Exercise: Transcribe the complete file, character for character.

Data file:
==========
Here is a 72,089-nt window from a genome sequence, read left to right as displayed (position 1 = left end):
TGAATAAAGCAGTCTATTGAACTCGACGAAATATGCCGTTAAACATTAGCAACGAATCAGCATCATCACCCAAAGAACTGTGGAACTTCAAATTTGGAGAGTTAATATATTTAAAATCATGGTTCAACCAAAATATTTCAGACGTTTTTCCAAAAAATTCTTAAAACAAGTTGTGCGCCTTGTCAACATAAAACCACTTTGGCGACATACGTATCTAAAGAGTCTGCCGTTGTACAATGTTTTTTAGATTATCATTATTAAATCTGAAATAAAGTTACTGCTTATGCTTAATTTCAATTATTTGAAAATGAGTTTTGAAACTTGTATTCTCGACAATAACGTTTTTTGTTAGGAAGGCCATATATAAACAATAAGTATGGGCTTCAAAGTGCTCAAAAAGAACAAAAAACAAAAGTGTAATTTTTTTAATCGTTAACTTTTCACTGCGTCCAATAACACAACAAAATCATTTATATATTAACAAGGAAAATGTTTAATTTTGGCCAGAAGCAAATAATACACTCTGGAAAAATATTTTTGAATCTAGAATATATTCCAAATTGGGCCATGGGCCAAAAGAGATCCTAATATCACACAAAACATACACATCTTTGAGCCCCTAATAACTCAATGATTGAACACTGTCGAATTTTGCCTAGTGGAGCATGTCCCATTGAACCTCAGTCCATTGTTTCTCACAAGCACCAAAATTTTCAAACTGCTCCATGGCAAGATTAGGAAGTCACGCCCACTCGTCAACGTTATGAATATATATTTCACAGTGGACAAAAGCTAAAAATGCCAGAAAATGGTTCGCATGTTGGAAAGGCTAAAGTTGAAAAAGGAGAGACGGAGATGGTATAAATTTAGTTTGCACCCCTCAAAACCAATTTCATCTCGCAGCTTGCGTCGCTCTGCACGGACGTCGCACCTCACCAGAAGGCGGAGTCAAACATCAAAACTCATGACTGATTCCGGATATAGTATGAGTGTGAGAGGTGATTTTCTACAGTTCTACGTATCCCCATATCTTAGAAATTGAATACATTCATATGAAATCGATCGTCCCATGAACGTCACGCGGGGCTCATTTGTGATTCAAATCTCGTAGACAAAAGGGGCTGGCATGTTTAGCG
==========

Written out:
Here is a 72,089-nt window from a genome sequence, read left to right as displayed (position 1 = left end):
TGAATAAAGCAGTCTATTGAACTCGACGAAATATGCCGTTAAACATTAGCAACGAATCAGCATCATCACCCAAAGAACTGTGGAACTTCAAATTTGGAGAGTTAATATATTTAAAATCATGGTTCAACCAAAATATTTCAGACGTTTTTCCAAAAAATTCTTAAAACAAGTTGTGCGCCTTGTCAACATAAAACCACTTTGGCGACATACGTATCTAAAGAGTCTGCCGTTGTACAATGTTTTTTAGATTATCATTATTAAATCTGAAATAAAGTTACTGCTTATGCTTAATTTCAATTATTTGAAAATGAGTTTTGAAACTTGTATTCTCGACAATAACGTTTTTTGTTAGGAAGGCCATATATAAACAATAAGTATGGGCTTCAAAGTGCTCAAAAAGAACAAAAAACAAAAGTGTAATTTTTTTAATCGTTAACTTTTCACTGCGTCCAATAACACAACAAAATCATTTATATATTAACAAGGAAAATGTTTAATTTTGGCCAGAAGCAAATAATACACTCTGGAAAAATATTTTTGAATCTAGAATATATTCCAAATTGGGCCATGGGCCAAAAGAGATCCTAATATCACACAAAACATACACATCTTTGAGCCCCTAATAACTCAATGATTGAACACTGTCGAATTTTGCCTAGTGGAGCATGTCCCATTGAACCTCAGTCCATTGTTTCTCACAAGCACCAAAATTTTCAAACTGCTCCATGGCAAGATTAGGAAGTCACGCCCACTCGTCAACGTTATGAATATATATTTCACAGTGGACAAAAGCTAAAAATGCCAGAAAATGGTTCGCATGTTGGAAAGGCTAAAGTTGAAAAAGGAGAGACGGAGATGGTATAAATTTAGTTTGCACCCCTCAAAACCAATTTCATCTCGCAGCTTGCGTCGCTCTGCACGGACGTCGCACCTCACCAGAAGGCGGAGTCAAACATCAAAACTCATGACTGATTCCGGATATAGTATGAGTGTGAGAGGTGATTTTCTACAGTTCTACGTATCCCCATATCTTAGAAATTGAATACATTCATATGAAATCGATCGTCCCATGAACGTCACGCGGGGCTCATTTGTGATTCAAATCTCGTAGACAAAAGGGGCTGGCATGTTTAGCG